Ack, the holidays: Thanksgiving, Hanukkah, Christmas, New Year’s Eve, even the Super Bowl... The months-long celebration is often met with dread. What a shift from childhood days when the Christmas countdown began in, well, June and couldn’t arrive soon enough. But these days, that childlike magic has worn off, and the season swoops in earlier each year—right along with an abundance of unwanted calories, waste, and stress. But it doesn’t have to be that way. We spoke with four culinary experts—a vegan, a raw foodie, an omnivore whose husband is vegetarian, and a restaurant chef—to glean tips on how to entertain your guests in a healthy and eco-friendly way. The happy bonus? There’s nary a word about deprivation. Also, see page 30 for each chef ’s go-to recipes for healthy and delicious appetizers—from warming soups to nibble-worthy olives.
Tip #1: Think sustainably, eat healthily Enjoying the celebration is absolutely paramount, says Art Eggertsen, renowned vegan chef and founder of ProBar, a line of organic and vegan snack bars. “Holiday meals are going to be there, and we need to participate,” he says. “But if we are well-fed, well nourished, and we’ve flooded our body with nutrition, we’re less likely to indulge.” Maintaining even blood sugar levels is key in helping us offset temptation (when hungry or deprived, the body craves quick, easy energy like sugar and fat). To accomplish this, Eggertsen recommends keeping lots of fruit and vegetables on hand, and even adding periodic juicing (fresh juices made with nutrient-dense superfoods and green supplements) to your daily routine. When it comes to the holiday meal, Eggertsen goes a step further. “The greenest thing we can do—greener than driving a hybrid—is to eat lower on the food chain,” Eggertsen explains. Case in point: In comparison to the land, the feed, and the polluting waste that goes hand-in-hand with raising animals, plant-based foods use far less energy to grow and harvest. And, bonus for guests and hosts alike, the most sustainable food choices are also the healthiest. It’s also easy enough, says raw food author Ani Phyo, to work in nutrient dense, earth-friendly raw foods— without calling attention to them—for your carnivorous, cooked-food friends. “Guacamole, salsa, and gazpacho are already raw, and so are many dips,” she explains. “All raw food is a composed salad, combined in a different way.” Aside from being green, the benefit here is that raw foods contain the greatest amount of nutrition—so they fill you up faster, and they’re digested efficiently so the body runs cleaner and clearer. This doesn’t mean forfeiting your once-a-year turkey and gravy, it’s simply a reminder to be vigilant: Survey the holiday feast before filling your plate. Dish yourself larger servings of plant-based dishes (these are almost invariably healthier for you and the earth) and smaller amounts of the more problematic items such as meat. As a host, you can further enable this by roasting a smaller, certified-organic turkey and intentionally plumping the table with more veggie-focused offerings.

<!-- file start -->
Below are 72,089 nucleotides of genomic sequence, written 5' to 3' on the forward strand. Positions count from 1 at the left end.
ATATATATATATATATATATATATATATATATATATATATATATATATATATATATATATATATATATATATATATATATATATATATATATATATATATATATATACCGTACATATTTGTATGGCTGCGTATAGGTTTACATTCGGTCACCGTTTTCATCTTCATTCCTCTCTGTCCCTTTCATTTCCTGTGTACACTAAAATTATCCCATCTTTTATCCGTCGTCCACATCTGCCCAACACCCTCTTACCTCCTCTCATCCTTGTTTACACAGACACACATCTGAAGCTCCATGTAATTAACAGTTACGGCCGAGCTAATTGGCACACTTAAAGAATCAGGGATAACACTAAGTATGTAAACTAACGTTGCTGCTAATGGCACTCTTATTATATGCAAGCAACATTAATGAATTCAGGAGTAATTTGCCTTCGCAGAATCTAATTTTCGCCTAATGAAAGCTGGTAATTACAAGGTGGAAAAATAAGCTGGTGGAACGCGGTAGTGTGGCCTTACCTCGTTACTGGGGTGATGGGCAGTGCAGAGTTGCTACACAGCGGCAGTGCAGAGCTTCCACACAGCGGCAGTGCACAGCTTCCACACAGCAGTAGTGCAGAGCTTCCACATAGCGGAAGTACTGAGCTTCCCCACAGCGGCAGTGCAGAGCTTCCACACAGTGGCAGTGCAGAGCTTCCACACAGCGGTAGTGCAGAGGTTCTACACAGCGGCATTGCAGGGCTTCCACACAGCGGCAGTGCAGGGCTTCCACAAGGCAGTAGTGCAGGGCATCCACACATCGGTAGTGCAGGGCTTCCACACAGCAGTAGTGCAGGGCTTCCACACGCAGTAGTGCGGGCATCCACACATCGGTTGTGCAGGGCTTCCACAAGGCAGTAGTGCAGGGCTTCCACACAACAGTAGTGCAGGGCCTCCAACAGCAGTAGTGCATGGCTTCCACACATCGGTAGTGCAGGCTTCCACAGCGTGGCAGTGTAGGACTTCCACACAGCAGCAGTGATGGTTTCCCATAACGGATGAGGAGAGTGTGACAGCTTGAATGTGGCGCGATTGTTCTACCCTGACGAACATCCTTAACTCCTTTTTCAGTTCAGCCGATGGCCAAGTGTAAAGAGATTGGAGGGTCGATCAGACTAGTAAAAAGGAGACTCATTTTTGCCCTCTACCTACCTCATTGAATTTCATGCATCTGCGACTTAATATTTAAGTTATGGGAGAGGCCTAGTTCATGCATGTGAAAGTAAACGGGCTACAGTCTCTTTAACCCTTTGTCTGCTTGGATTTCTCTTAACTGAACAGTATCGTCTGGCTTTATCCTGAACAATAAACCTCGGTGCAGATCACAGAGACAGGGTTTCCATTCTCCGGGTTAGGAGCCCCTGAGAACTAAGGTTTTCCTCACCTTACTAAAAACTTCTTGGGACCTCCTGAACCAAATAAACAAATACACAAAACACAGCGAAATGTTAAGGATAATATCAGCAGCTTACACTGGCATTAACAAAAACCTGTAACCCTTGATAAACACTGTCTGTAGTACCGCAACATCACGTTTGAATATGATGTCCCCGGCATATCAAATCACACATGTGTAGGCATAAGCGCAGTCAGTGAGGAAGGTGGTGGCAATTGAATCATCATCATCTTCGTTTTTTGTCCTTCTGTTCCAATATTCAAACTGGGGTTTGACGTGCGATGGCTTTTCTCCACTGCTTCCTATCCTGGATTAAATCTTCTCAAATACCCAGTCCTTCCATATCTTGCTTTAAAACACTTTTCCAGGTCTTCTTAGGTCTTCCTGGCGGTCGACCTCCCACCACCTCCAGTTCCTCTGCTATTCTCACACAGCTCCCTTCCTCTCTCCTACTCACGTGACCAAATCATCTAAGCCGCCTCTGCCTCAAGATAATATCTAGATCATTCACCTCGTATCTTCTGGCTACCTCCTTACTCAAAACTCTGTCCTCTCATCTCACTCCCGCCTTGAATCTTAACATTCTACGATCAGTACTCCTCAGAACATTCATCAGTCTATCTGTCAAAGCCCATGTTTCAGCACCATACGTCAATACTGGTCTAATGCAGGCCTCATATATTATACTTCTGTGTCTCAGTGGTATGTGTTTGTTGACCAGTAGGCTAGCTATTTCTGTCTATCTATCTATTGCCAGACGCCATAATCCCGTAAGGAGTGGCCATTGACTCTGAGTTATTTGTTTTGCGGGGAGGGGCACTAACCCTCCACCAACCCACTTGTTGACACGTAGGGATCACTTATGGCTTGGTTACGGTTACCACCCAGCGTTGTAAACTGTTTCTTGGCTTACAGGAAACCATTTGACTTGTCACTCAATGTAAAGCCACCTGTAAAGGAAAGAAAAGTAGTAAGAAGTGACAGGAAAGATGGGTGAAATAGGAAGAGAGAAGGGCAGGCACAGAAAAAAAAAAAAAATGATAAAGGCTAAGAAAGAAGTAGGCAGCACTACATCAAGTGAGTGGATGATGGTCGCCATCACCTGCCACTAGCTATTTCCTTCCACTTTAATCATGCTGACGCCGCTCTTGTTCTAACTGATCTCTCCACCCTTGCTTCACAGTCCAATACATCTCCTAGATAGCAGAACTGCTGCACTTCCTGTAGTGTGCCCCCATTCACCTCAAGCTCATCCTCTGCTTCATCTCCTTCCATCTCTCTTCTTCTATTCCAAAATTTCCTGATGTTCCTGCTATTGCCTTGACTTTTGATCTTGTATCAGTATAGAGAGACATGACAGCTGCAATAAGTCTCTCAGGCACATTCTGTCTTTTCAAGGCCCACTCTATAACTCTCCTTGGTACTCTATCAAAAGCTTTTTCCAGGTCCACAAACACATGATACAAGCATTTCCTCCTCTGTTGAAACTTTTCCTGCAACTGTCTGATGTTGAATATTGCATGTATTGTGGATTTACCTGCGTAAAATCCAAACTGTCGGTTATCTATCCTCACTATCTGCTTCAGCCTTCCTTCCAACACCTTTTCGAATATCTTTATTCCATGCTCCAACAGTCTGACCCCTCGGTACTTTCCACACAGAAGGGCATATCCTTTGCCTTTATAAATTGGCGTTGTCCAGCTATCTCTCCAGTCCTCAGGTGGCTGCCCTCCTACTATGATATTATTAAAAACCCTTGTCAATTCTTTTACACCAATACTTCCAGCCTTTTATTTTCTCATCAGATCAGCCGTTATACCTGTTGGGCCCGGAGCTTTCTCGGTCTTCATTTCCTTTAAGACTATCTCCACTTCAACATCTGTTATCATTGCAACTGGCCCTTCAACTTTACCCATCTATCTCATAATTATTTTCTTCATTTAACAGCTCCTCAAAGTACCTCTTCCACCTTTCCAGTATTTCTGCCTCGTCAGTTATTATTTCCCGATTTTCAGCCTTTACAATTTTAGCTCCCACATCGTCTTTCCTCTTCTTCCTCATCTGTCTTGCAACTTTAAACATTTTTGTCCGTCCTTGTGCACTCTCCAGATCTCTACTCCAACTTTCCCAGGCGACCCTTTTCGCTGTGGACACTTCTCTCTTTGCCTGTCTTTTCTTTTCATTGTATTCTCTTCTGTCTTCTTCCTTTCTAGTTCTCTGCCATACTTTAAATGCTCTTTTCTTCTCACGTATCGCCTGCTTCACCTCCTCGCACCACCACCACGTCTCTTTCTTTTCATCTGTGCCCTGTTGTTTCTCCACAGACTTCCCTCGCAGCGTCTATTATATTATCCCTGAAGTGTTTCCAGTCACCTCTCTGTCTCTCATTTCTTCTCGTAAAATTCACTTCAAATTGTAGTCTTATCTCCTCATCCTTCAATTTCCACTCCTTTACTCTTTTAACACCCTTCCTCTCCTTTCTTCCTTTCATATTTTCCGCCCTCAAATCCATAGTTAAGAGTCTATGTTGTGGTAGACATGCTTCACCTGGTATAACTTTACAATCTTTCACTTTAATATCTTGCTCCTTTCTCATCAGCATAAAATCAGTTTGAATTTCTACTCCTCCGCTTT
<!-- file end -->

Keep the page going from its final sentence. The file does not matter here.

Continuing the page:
Tip #2: Remember the vegetarians Ivy Manning, Portland-based author of Farm to Table Cookbook (Sasquatch Books, 2008) and The Adaptable Feast (Sasquatch Books, 2009), believes it’s important to honor and respect others’ dietary decisions. “I always make something special for my husband [who is a vegetarian],” she says. “If I just served him sides, he’d be in a carb coma.” For special occasions, she creates dishes such as a riff on beef Wellington (called “beet Wellington”)—roasted beets and goat cheese wrapped in puff pastry—or a hearty posole.